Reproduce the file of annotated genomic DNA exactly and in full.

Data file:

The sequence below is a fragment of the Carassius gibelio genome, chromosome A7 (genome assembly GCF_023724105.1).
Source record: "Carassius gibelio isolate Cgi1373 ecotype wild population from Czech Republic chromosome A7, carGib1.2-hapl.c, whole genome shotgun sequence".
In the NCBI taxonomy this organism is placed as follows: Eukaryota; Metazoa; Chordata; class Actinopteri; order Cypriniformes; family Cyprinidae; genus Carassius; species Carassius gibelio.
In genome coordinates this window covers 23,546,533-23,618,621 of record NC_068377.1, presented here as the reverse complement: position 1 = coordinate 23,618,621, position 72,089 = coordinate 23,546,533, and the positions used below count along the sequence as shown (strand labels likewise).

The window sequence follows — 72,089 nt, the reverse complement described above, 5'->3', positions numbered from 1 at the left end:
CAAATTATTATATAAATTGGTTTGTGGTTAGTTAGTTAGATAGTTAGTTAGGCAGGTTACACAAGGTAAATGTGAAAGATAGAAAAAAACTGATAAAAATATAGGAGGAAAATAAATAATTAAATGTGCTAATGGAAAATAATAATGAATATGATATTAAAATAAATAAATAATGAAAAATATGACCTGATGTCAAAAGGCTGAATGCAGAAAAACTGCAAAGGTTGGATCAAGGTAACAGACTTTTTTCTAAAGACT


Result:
The sequence below is a fragment of the Carassius gibelio genome, chromosome A7 (genome assembly GCF_023724105.1).
Source record: "Carassius gibelio isolate Cgi1373 ecotype wild population from Czech Republic chromosome A7, carGib1.2-hapl.c, whole genome shotgun sequence".
In the NCBI taxonomy this organism is placed as follows: Eukaryota; Metazoa; Chordata; class Actinopteri; order Cypriniformes; family Cyprinidae; genus Carassius; species Carassius gibelio.
In genome coordinates this window covers 23,546,533-23,618,621 of record NC_068377.1, presented here as the reverse complement: position 1 = coordinate 23,618,621, position 72,089 = coordinate 23,546,533, and the positions used below count along the sequence as shown (strand labels likewise).

The window sequence follows — 72,089 nt, the reverse complement described above, 5'->3', positions numbered from 1 at the left end:
CAAATTATTATATAAATTGGTTTGTGGTTAGTTAGTTAGATAGTTAGTTAGGCAGGTTACACAAGGTAAATGTGAAAGATAGAAAAAAACTGATAAAAATATAGGAGGAAAATAAATAATTAAATGTGCTAATGGAAAATAATAATGAATATGATATTAAAATAAATAAATAATGAAAAATATGACCTGATGTCAAAAGGCTGAATGCAGAAAAACTGCAAAGGTTGGATCAAGGTAACAGACTTTTTTCTAAAGACT